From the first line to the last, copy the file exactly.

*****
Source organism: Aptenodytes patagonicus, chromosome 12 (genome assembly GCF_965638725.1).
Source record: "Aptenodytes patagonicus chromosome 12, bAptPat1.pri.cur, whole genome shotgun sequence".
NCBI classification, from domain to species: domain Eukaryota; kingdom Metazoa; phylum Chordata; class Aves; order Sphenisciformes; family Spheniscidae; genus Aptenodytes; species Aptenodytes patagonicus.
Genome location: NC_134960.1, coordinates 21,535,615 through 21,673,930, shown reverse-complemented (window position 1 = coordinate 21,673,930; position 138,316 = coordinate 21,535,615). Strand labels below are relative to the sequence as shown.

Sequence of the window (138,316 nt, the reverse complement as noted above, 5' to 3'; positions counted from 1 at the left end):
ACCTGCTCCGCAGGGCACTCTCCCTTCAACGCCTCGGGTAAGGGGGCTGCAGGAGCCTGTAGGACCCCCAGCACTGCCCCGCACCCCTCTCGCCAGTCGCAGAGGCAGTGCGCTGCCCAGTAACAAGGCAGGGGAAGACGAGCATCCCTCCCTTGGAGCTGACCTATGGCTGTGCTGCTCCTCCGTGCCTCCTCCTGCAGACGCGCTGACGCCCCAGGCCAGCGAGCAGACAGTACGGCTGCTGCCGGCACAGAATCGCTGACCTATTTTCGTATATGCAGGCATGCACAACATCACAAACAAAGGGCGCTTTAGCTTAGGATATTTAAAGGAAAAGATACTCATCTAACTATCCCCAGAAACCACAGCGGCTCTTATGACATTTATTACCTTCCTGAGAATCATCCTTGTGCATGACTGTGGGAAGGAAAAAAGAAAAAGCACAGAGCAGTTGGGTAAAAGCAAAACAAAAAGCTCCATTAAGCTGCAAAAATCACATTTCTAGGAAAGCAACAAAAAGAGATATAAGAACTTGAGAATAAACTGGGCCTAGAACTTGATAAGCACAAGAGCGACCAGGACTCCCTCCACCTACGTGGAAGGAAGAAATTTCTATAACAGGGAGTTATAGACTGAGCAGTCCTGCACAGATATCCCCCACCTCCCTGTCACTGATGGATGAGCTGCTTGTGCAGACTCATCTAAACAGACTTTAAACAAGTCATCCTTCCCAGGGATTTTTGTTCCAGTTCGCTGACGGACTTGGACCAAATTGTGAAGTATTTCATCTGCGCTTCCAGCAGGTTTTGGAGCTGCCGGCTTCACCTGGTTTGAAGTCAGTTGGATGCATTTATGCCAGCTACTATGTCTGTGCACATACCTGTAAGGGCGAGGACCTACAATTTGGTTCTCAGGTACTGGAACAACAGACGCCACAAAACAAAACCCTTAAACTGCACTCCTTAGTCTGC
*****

Source organism: Aptenodytes patagonicus, chromosome 12 (genome assembly GCF_965638725.1).
Source record: "Aptenodytes patagonicus chromosome 12, bAptPat1.pri.cur, whole genome shotgun sequence".
NCBI classification, from domain to species: domain Eukaryota; kingdom Metazoa; phylum Chordata; class Aves; order Sphenisciformes; family Spheniscidae; genus Aptenodytes; species Aptenodytes patagonicus.
Genome location: NC_134960.1, coordinates 21,535,615 through 21,673,930, shown reverse-complemented (window position 1 = coordinate 21,673,930; position 138,316 = coordinate 21,535,615). Strand labels below are relative to the sequence as shown.

Sequence of the window (138,316 nt, the reverse complement as noted above, 5' to 3'; positions counted from 1 at the left end):
ACCTGCTCCGCAGGGCACTCTCCCTTCAACGCCTCGGGTAAGGGGGCTGCAGGAGCCTGTAGGACCCCCAGCACTGCCCCGCACCCCTCTCGCCAGTCGCAGAGGCAGTGCGCTGCCCAGTAACAAGGCAGGGGAAGACGAGCATCCCTCCCTTGGAGCTGACCTATGGCTGTGCTGCTCCTCCGTGCCTCCTCCTGCAGACGCGCTGACGCCCCAGGCCAGCGAGCAGACAGTACGGCTGCTGCCGGCACAGAATCGCTGACCTATTTTCGTATATGCAGGCATGCACAACATCACAAACAAAGGGCGCTTTAGCTTAGGATATTTAAAGGAAAAGATACTCATCTAACTATCCCCAGAAACCACAGCGGCTCTTATGACATTTATTACCTTCCTGAGAATCATCCTTGTGCATGACTGTGGGAAGGAAAAAAGAAAAAGCACAGAGCAGTTGGGTAAAAGCAAAACAAAAAGCTCCATTAAGCTGCAAAAATCACATTTCTAGGAAAGCAACAAAAAGAGATATAAGAACTTGAGAATAAACTGGGCCTAGAACTTGATAAGCACAAGAGCGACCAGGACTCCCTCCACCTACGTGGAAGGAAGAAATTTCTATAACAGGGAGTTATAGACTGAGCAGTCCTGCACAGATATCCCCCACCTCCCTGTCACTGATGGATGAGCTGCTTGTGCAGACTCATCTAAACAGACTTTAAACAAGTCATCCTTCCCAGGGATTTTTGTTCCAGTTCGCTGACGGACTTGGACCAAATTGTGAAGTATTTCATCTGCGCTTCCAGCAGGTTTTGGAGCTGCCGGCTTCACCTGGTTTGAAGTCAGTTGGATGCATTTATGCCAGCTACTATGTCTGTGCACATACCTGTAAGGGCGAGGACCTACAATTTGGTTCTCAGGTACTGGAACAACAGACGCCACAAAACAAAACCCTTAAACTGCACTCCTTAGTCTGC